“It’s just like riding a bike”
This is a phrase that refers to a learned skill that is retained over time; if you learned how to ride a bike as a kid, even years later, it’s hard to forget.
You have probably ridden a bike, and can attest to the above — but have you ever taught someone else how to do it? Chances are, if you have children, you have done so.
Perhaps you used a bunch of safety equipment – training wheels, helmets, knee and elbow pads for example. Perhaps you walked/ran beside the bike holding the seat and handlebars as the speed of the bike picked up, before finally letting go.
If you haven’t taught someone how to ride a bike, think back to how you learned, if you can remember. Were you told how to apply pressure to the handlebars, how to lean to the side, how to turn the wheel, how to cycle your feet?
Probably not, right?
Let’s consider the Backwards Bike, to provide further context:
So, how would you have taught yourself how to ride this bike?
And why is it so challenging?
The reason you would have so much trouble, and a child relatively less so – besides their more ‘plastic’ brains – is due to the biases you have developed over time to solve the problem of riding a normal bike in a normal way.
Which is quite normal.
As this is probably the first time you have seen or heard of the backwards bike, why would you ever even need to worry about learning how to ride one?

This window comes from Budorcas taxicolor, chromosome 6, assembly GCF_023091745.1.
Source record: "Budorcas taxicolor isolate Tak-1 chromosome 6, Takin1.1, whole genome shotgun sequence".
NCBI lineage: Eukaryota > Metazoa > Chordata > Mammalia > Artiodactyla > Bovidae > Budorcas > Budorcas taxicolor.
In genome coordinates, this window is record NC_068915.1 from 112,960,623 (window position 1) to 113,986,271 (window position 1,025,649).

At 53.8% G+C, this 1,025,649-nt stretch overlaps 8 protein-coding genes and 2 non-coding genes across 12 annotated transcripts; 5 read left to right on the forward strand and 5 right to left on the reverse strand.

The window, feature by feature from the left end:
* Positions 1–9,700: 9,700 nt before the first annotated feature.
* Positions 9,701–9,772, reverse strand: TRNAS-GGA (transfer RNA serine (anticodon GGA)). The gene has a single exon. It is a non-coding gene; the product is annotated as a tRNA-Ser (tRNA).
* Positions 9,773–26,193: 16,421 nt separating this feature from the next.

But what if you had to?
What if 50% of all the bikes in the world were backwards, and you had to alternate between riding a normal bike and a backwards bike?
How would you train yourself to do this? Or how would you train a child new to riding any bike at all how to do it? How would this differ between training someone only to ride a normal bike?
While we may not have any backwards bikes to ride, the athletes we work with might have an even more complex task – they have to accelerate, decelerate, sprint, turn, jump, and change their directions — all the while interacting with teammates, opponents, a ball, and an ever-changing environment.
They don’t have a single backwards bike to worry about. They have multiple.
How does that change your thinking?
Are you training athletes to ride a normal bike? And if so, are you assuming that this will enable them to proficiently ride a backwards bike?
Or are you training them for the infinite problems that exist in their sport? And if so, how are you doing this?
Do you begin with the ‘backwards bike’ (i.e. the infinite chaos of team sport performance), and work backwards from there?
Or do you begin with the normal bike (i.e. isolated ability and technique development), and develop proficiency there first?
Do you have a framework to aid you in this process?
Do you train all the athletes the same way, regardless of their proficiency at riding the ‘backwards bike’?
What are your justifications for any of your answers above?
The Need for Speed course covers all of these questions and many more – check it out!